Facebook CEO must face prison for privacy woes: US Senator

In July, the US FTC slapped a massive $5 billion fine on Facebook over users' privacy violations in the Cambridge Analytica scandal.

Published: 04th September 2019 11:34 AM  |   Last Updated: 04th September 2019 11:34 AM   |  A+A-

Mark Zuckerberg

Facebook CEO Mark Zuckerberg (File Photo | AP)


WASHINTON: Democrat Senator Ron Wyden from Oregon is demanding jail term for Facebook CEO Mark Zuckerberg, saying he should face serious consequences for letting his social media platform misuse consumers' personal data.

"Mark Zuckerberg has repeatedly lied to the American people about privacy. I think he ought to be held personally accountable, which is everything from financial fines to -- and let me underline this -- the possibility of a prison term," Senator Wyden told Portland's Willamette Weekly newspaper.

"He hurt a lot of people," added Wyden who introduced a bill in 2018 that would give the US Federal Trade Commission powers to punish firms that violate consumers' data privacy, MarketWatch reported on Tuesday.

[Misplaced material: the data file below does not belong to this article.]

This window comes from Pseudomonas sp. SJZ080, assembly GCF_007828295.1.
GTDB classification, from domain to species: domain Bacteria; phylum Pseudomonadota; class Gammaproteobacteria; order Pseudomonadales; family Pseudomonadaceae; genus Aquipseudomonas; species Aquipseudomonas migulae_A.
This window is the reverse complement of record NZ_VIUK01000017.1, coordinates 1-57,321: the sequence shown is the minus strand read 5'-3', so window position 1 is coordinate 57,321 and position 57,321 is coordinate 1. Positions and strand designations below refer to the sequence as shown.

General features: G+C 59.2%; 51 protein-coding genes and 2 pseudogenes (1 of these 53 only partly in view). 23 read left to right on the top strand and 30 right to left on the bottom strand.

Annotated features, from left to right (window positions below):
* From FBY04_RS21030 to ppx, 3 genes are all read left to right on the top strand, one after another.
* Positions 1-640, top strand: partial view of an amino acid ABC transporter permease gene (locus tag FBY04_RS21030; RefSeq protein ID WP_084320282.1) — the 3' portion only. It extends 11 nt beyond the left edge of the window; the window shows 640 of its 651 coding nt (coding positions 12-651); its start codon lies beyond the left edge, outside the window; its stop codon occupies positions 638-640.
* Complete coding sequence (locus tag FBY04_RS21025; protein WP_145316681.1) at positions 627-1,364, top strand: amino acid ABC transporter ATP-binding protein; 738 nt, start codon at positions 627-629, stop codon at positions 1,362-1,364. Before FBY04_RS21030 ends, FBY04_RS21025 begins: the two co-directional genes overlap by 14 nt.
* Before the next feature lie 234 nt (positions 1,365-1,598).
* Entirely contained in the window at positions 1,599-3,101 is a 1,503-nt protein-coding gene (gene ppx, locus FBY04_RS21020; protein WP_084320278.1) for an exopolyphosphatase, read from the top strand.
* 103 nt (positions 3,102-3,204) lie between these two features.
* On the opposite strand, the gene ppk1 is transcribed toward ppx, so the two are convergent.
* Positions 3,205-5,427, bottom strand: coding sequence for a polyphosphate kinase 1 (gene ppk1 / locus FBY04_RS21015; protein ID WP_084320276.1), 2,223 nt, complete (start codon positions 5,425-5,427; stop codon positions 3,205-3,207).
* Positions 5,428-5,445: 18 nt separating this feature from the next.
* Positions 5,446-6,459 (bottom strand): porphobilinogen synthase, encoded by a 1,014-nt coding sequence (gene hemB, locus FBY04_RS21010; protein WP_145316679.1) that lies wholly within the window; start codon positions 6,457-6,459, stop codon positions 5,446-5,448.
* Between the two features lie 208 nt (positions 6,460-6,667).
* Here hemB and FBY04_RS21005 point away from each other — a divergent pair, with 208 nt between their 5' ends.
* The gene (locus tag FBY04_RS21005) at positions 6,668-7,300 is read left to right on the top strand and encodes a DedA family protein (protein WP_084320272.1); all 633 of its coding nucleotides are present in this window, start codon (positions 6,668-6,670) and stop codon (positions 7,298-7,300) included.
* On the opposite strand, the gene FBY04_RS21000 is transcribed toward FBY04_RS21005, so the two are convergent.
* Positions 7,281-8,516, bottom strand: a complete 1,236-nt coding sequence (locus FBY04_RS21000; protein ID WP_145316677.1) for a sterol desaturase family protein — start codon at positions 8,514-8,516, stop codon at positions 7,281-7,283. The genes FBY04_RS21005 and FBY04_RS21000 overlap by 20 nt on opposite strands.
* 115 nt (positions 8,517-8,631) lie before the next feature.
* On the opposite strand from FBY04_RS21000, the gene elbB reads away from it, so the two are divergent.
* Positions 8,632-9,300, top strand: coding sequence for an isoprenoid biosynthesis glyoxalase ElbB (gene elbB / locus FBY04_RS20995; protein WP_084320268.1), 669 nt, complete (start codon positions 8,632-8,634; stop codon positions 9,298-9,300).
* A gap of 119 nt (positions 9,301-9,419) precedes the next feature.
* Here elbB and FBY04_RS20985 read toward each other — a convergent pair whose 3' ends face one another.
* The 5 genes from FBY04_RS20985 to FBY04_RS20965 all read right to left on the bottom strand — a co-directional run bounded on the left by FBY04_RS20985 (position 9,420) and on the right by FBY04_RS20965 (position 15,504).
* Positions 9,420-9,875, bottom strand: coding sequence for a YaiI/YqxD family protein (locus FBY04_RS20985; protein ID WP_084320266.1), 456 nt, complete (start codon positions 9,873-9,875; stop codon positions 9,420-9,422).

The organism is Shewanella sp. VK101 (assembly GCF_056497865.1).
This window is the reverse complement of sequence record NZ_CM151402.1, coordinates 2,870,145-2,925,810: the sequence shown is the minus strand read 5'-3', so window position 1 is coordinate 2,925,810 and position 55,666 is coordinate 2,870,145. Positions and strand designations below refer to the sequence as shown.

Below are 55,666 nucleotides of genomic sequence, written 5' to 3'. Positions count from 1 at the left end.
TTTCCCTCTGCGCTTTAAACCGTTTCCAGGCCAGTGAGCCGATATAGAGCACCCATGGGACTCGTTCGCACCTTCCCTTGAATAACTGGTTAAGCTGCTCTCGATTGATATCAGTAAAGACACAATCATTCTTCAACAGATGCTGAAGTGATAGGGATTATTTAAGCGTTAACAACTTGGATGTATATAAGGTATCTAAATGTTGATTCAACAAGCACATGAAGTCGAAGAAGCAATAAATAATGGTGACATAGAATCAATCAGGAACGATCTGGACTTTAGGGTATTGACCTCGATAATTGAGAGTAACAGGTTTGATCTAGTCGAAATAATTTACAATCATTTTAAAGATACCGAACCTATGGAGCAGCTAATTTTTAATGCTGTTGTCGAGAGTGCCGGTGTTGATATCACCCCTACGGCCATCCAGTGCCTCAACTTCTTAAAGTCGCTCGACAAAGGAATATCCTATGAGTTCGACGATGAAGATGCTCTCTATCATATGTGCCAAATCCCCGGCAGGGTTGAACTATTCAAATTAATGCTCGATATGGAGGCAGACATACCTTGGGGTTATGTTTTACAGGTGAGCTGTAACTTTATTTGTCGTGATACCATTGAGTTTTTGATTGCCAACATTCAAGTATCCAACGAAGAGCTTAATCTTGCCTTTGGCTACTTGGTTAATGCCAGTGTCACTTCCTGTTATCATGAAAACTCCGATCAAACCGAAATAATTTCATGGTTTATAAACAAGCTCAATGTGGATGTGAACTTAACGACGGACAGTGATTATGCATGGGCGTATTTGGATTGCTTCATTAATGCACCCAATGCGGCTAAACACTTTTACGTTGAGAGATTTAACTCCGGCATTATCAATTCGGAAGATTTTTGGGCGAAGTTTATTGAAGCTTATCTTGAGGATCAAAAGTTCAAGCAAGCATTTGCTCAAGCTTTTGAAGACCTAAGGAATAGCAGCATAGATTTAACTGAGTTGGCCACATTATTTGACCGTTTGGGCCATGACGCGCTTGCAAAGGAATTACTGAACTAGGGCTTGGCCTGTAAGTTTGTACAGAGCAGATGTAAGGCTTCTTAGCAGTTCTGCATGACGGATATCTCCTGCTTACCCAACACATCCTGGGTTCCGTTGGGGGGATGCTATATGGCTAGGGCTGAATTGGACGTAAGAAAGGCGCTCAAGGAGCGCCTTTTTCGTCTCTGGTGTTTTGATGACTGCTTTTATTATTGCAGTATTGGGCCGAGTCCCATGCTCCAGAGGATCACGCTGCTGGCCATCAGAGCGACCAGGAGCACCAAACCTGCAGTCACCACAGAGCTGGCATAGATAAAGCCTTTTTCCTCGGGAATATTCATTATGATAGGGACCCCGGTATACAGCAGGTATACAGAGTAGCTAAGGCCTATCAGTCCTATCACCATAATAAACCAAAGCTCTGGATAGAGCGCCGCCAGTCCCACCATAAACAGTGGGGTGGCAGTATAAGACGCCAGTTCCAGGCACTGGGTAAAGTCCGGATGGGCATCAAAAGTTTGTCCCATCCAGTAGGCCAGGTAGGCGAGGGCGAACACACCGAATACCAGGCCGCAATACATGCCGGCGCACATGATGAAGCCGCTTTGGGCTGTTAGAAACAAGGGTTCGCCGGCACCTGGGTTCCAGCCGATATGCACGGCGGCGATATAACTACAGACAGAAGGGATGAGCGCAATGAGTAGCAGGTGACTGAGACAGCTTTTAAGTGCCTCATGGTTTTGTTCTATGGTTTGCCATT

"In financial services, if the CEO and the executives lie about the financials, they can be held personally accountable," Wyden added.

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In July, the US FTC slapped a massive $5 billion fine on Facebook over users' privacy violations in the Cambridge Analytica scandal, along with the US Securities and Exchange Commission (SEC) directing the social networking platform to pay $100 million penalty for making misleading disclosures regarding the risk of misuse of user data.

Apart from the record-breaking $5 billion penalty, Facebook was asked to submit to new sweeping restrictions and a modified corporate structure that will hold the company accountable for the decisions it makes about its users' privacy.

There have been several incidents after the Cambridge Analytica episode where Facebook acknowledged series of privacy lapses, including the latest admission that it mishandled millions of users' passwords on Instagram and "unintentionally" uploaded emails of nearly 1.5 million of its new users.


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